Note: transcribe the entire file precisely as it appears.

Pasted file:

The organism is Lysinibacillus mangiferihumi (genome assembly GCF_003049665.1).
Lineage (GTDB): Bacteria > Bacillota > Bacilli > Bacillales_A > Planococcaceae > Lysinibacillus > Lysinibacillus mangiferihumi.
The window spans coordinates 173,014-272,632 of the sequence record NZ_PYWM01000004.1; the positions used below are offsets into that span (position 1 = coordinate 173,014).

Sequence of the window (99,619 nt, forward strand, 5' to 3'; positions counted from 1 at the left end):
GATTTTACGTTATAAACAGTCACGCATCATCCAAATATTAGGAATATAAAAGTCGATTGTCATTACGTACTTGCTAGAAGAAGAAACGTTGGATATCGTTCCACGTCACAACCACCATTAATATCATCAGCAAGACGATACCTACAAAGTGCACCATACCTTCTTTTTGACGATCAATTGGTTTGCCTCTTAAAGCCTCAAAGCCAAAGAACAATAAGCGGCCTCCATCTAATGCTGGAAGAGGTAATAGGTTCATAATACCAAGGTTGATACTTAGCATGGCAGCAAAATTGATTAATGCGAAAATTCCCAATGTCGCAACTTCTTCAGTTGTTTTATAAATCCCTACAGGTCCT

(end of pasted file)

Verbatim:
The organism is Lysinibacillus mangiferihumi (genome assembly GCF_003049665.1).
Lineage (GTDB): Bacteria > Bacillota > Bacilli > Bacillales_A > Planococcaceae > Lysinibacillus > Lysinibacillus mangiferihumi.
The window spans coordinates 173,014-272,632 of the sequence record NZ_PYWM01000004.1; the positions used below are offsets into that span (position 1 = coordinate 173,014).

Sequence of the window (99,619 nt, forward strand, 5' to 3'; positions counted from 1 at the left end):
GATTTTACGTTATAAACAGTCACGCATCATCCAAATATTAGGAATATAAAAGTCGATTGTCATTACGTACTTGCTAGAAGAAGAAACGTTGGATATCGTTCCACGTCACAACCACCATTAATATCATCAGCAAGACGATACCTACAAAGTGCACCATACCTTCTTTTTGACGATCAATTGGTTTGCCTCTTAAAGCCTCAAAGCCAAAGAACAATAAGCGGCCTCCATCTAATGCTGGAAGAGGTAATAGGTTCATAATACCAAGGTTGATACTTAGCATGGCAGCAAAATTGATTAATGCGAAAATTCCCAATGTCGCAACTTCTTCAGTTGTTTTATAAATCCCTACAGGTCCT